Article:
“As an outside investor,” Marcelous said, “you could go to California, partner up with an equity applicant, then open up a business together and work out the terms of what kind of business you want to run because there are several different aspects. There’s the cultivation aspect, the manufacturing, the distribution, and the retail.” In Florida, businesses are required to be involved in all four aspects of that business—they can’t pick and choose their level of exposure. That’s called “vertical integration,” which Gov. Ron DeSantis opposes; it is, as far as I can tell, the only thing on which he and I agree, mutual friends aside.
Marcelous’ work is hardly restricted to California, however, as he’s also spent a great deal of time in Colombia, pursuing business interests in Medellín during the pandemic. He even had a birthday party at Pablo Escobar’s former mansion, and the pictures must be seen to be believed. Optics aside, his exploits underscore the growing international appeal of this American experiment. For Latin America, legalization here means presumably less profit motive for cross-border traffic(k) of pot and other drugs that are outside the scope of our discussion today. It’s a historical fact that anti-cannabis propaganda has always been central to the demagogues’ demonization of Mexicans and Latinos in general. Indeed, Trump’s ascent to power, which was largely achieved through the slandering and scapegoating of Latin immigrants, would have not been possible without the prior rhetorical flourishes of great villains like Harry Anslinger and the infamous J. Edgar Hoover. (Liberals love the FBI now. I don’t know why.)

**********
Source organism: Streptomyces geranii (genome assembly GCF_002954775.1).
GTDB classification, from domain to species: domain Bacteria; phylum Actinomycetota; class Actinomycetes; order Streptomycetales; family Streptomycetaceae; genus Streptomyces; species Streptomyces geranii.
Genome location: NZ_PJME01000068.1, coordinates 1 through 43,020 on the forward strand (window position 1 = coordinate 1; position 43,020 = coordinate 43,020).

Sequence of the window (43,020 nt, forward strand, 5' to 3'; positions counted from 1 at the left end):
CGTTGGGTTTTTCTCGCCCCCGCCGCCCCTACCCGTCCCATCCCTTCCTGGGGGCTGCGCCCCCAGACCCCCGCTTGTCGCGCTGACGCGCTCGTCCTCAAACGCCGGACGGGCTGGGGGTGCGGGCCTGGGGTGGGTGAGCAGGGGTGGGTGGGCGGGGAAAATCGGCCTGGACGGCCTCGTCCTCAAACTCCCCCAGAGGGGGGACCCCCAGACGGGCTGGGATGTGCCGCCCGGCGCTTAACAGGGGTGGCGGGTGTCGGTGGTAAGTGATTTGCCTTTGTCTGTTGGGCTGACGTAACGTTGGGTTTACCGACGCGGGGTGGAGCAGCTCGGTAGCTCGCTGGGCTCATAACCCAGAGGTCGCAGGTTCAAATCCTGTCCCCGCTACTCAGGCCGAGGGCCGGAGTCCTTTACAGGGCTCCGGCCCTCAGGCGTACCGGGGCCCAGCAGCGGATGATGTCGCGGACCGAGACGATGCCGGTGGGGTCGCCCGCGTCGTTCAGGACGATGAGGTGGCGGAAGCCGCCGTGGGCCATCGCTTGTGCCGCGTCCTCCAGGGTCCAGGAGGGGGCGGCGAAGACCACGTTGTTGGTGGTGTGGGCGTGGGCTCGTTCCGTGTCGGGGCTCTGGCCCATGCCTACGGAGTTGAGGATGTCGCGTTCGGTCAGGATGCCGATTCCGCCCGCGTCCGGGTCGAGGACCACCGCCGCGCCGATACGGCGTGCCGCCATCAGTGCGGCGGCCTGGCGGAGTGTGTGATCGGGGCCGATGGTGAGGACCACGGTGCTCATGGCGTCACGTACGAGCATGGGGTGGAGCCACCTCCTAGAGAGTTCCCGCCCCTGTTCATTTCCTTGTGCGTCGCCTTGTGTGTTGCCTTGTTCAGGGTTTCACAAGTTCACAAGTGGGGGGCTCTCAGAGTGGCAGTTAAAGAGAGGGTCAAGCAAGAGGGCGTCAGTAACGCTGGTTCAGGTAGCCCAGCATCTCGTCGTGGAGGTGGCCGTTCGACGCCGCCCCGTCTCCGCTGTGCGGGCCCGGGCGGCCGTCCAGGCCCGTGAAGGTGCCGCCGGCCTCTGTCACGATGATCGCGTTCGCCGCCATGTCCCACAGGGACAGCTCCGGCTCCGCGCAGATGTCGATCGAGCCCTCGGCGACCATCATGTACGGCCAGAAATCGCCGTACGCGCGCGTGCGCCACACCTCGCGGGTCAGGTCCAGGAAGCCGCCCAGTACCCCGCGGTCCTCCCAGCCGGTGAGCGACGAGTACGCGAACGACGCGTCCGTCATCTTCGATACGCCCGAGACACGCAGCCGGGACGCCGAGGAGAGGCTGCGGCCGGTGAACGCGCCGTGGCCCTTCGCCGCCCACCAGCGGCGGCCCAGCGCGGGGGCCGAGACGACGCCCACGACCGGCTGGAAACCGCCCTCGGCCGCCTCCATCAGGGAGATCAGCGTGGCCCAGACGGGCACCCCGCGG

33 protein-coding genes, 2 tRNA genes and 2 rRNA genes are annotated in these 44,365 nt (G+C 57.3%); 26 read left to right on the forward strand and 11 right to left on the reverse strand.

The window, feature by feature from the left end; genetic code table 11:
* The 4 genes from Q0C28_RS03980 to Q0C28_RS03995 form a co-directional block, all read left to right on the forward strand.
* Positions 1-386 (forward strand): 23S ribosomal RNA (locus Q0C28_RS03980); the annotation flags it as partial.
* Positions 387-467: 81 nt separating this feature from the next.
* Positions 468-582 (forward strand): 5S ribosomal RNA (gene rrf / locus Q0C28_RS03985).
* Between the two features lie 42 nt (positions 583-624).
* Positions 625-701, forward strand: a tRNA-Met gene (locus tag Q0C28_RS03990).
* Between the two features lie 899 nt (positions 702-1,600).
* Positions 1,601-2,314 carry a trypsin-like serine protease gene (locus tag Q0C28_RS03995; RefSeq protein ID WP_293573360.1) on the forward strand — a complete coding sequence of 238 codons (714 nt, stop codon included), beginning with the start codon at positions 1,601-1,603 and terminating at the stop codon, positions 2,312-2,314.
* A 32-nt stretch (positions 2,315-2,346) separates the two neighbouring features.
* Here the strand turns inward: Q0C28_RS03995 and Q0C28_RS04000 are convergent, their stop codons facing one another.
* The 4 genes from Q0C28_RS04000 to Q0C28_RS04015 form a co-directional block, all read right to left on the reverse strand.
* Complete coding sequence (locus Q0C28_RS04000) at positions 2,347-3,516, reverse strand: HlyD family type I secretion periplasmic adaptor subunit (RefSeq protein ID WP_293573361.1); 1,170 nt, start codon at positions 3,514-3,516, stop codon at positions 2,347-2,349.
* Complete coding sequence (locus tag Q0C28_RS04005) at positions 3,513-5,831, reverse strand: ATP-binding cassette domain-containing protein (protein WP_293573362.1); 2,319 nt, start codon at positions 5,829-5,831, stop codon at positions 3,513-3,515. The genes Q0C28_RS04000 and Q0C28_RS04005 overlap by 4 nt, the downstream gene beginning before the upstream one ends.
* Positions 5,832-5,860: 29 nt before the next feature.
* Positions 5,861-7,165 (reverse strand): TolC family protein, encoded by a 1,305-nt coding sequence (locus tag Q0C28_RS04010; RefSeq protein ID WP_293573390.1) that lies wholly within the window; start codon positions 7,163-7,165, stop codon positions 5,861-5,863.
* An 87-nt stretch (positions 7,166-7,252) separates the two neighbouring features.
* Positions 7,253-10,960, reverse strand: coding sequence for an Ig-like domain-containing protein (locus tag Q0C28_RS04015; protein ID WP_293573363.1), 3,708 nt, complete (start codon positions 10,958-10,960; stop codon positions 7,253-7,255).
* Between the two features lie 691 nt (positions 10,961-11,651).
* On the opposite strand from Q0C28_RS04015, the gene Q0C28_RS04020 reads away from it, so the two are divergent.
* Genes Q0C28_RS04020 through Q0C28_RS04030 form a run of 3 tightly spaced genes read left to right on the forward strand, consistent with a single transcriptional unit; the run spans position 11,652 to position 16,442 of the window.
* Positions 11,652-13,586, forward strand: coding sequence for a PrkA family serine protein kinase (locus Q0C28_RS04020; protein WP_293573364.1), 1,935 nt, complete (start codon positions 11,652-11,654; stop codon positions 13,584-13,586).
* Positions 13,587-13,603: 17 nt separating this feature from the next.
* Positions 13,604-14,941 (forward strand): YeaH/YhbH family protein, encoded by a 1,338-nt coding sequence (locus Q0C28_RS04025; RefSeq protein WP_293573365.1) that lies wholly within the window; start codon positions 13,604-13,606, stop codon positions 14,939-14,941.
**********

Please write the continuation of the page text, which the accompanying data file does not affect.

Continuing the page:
And it’s not just the West embracing the gospel of ganja. Over the past couple of years, Marcelous has been (literally) cultivating fresh contacts in Dubai, which has rapidly become a sort of hub of young Black men with money. He may not necessarily be young, but he is a Black man with money, so, of course, they love him over there, as they do everywhere.
In this industry, as with most others, synergy is key, and Marcelous’ latest venture represents a synthesis of his greatest passions: weed, music and travel. “Black Smoke, White Ash” is a new video project that he’s been putting together in bits and pieces with the intent of selling the rights to one of the major streaming services, hopefully sometime this year. The series sees him in familiar territory, and other territory that’s not so familiar. He made sure to document his initial excursions into the Middle East, in order to capture his own wide-eyed wonder—well, as wide-eyed as one can be, under the circumstances.
(A quick housekeeping note: This is the fifth Folio Weed column published under the auspices of Folio 2.0. There were 124 published in the original version of Folio, so this is the 129th column overall. All the previous columns will be available to read and search through later this year, when the Folio website redesign has been completed. In the meantime, if there’s something in particular that you’re looking for, reach out to me and I can find the relevant text fairly quickly. Thanks and have a happy hempen new year!)